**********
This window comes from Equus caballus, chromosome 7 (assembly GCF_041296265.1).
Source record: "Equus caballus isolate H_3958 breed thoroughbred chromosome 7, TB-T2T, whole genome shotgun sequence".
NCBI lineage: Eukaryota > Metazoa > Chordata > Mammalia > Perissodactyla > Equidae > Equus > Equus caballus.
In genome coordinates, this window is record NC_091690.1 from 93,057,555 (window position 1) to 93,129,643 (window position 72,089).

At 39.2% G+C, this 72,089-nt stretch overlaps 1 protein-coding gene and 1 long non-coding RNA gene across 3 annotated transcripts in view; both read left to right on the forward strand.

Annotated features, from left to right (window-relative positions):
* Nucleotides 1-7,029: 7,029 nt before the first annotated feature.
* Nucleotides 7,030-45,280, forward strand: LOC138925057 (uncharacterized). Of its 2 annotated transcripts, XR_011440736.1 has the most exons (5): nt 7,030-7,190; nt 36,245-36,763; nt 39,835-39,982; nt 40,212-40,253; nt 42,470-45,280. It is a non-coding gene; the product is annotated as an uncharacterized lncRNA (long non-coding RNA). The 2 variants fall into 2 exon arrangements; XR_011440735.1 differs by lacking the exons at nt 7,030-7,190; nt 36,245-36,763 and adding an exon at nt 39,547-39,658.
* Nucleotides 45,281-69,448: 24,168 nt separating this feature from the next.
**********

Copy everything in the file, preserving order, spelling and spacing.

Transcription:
This window comes from Equus caballus, chromosome 7 (assembly GCF_041296265.1).
Source record: "Equus caballus isolate H_3958 breed thoroughbred chromosome 7, TB-T2T, whole genome shotgun sequence".
NCBI lineage: Eukaryota > Metazoa > Chordata > Mammalia > Perissodactyla > Equidae > Equus > Equus caballus.
In genome coordinates, this window is record NC_091690.1 from 93,057,555 (window position 1) to 93,129,643 (window position 72,089).

At 39.2% G+C, this 72,089-nt stretch overlaps 1 protein-coding gene and 1 long non-coding RNA gene across 3 annotated transcripts in view; both read left to right on the forward strand.

Annotated features, from left to right (window-relative positions):
* Nucleotides 1-7,029: 7,029 nt before the first annotated feature.
* Nucleotides 7,030-45,280, forward strand: LOC138925057 (uncharacterized). Of its 2 annotated transcripts, XR_011440736.1 has the most exons (5): nt 7,030-7,190; nt 36,245-36,763; nt 39,835-39,982; nt 40,212-40,253; nt 42,470-45,280. It is a non-coding gene; the product is annotated as an uncharacterized lncRNA (long non-coding RNA). The 2 variants fall into 2 exon arrangements; XR_011440735.1 differs by lacking the exons at nt 7,030-7,190; nt 36,245-36,763 and adding an exon at nt 39,547-39,658.
* Nucleotides 45,281-69,448: 24,168 nt separating this feature from the next.